The mini-Monopoly board on the dusty floor of the migrant shelter was small, but it fit well in the small space beside the tents. His older sister, Carolina, rolled a 2 and landed on Oriental Avenue.
“That’ll be $500,” said Garcia, 15, gleefully extending his hand. “I love this game!”
Garcia is coming to America on Sunday. Or maybe not. His mother, Orfa Marin, 33, isn’t sure it will be a good day to walk up to the border crossing and tell a U.S. officer that her family needs asylum. She knows President Trump wants to stop them.
Marin and her three children are among the 300 or so remaining members of the migrant caravan who have arrived here at the end of a month-long geographic and political odyssey, a trip that has piqued Trump’s Twitter anger and opened new cracks in U.S.-Mexico relations.
The organizers of the caravan say they are planning to hold a rally Sunday at Friendship Park, the international park where a 15-foot border fence splits the beach. From there, activists and attorneys plan to lead a group of the migrants to the U.S. port of entry at San Ysidro, Calif., where they will approach U.S. Customs and Border Protection officers and formally request asylum.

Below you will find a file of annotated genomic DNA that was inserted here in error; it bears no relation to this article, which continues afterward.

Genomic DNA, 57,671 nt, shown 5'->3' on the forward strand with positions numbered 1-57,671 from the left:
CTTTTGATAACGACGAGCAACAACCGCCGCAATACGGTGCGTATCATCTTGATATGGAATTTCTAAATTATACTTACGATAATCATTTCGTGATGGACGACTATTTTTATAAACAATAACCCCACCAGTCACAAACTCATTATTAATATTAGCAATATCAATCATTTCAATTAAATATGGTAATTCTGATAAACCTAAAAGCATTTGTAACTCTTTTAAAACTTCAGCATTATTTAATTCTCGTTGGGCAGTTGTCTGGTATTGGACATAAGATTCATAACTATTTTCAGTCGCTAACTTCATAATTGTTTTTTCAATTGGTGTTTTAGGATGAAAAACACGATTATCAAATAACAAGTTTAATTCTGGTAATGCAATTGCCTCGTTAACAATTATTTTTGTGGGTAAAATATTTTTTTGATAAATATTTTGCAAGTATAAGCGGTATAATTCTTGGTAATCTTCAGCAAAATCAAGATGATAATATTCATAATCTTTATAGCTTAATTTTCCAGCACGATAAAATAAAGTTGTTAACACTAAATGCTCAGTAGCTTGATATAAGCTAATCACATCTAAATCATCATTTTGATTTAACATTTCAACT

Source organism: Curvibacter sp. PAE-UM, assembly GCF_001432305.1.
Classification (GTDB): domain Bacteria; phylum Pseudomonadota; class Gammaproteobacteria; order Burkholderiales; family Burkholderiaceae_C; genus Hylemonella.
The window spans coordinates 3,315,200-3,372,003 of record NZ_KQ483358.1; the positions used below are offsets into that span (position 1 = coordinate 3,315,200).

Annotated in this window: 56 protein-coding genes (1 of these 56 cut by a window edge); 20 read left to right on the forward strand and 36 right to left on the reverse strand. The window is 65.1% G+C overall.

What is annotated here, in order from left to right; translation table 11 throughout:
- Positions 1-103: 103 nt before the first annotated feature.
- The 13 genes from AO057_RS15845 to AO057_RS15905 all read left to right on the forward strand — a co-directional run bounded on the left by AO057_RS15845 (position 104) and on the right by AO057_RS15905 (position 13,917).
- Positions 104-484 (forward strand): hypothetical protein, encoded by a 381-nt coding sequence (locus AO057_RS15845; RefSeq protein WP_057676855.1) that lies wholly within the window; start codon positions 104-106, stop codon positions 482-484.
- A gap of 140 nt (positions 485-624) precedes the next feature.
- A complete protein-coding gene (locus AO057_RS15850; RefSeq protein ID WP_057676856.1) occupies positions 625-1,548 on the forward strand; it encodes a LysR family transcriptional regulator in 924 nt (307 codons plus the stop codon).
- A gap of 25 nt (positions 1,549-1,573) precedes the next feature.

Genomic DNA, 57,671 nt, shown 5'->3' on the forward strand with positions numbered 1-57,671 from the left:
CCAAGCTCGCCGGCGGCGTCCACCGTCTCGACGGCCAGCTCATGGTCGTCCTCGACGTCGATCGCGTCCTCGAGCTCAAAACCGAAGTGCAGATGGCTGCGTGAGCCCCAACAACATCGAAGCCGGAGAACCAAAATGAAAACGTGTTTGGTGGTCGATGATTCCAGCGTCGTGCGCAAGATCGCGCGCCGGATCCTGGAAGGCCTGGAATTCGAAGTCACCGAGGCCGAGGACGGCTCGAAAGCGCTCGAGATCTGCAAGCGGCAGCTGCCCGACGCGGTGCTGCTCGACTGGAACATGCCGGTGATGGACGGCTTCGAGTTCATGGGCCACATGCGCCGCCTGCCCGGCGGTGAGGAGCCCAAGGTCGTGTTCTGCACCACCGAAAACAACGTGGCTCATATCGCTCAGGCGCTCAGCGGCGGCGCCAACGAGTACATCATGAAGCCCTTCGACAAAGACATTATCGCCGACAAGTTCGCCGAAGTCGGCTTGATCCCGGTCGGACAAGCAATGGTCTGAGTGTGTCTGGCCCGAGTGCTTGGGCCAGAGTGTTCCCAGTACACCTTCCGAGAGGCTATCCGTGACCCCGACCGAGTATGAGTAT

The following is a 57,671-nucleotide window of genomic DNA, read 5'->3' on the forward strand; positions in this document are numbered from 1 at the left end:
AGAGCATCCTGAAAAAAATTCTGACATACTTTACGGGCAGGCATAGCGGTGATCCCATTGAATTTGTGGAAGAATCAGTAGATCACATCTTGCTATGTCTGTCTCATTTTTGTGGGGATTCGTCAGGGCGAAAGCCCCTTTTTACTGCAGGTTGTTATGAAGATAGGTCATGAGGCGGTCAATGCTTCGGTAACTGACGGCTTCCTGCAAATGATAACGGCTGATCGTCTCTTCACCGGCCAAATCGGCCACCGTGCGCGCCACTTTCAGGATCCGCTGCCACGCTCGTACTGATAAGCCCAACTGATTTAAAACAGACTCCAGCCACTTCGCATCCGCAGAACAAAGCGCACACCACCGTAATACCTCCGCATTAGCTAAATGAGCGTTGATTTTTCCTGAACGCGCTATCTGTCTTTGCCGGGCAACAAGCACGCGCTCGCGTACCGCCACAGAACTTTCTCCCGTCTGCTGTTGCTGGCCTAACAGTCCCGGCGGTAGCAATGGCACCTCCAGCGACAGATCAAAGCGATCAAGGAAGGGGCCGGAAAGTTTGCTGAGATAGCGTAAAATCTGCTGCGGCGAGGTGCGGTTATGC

Tired and anxious after more than a month on the road, they bring searing personal stories of murdered family members and gang threats back in Central America. It will be up to U.S. courts — if they are admitted into the country — to sort out whether they deserve protection or deportation.
Organizers say they expect about 100 people to attempt Sunday’s crossing but acknowledge that many could get “cold feet” after so much buildup.
Regardless of the final number, it will be something considerably more modest than the procession of 1,500 people who appeared on Fox News in late March and seized the president’s attention. His successive tweets depicted them as a lurid threat moving to storm a lawless U.S. border.
Trump has ordered U.S. soldiers to deploy and Homeland Security officials to block the migrants. But the diminished version of the caravan that has arrived here, mostly women and children, has only underscored its meekness.
The families are drained after weeks of travel, coughing children and pinto beans. They have crowded here into shelters in the city’s squalid north end, where the sidewalks are smeared with dog droppings and skimpily dressed women hand out drink promotions among the strip clubs and brothels. The tall American border fence is two blocks away.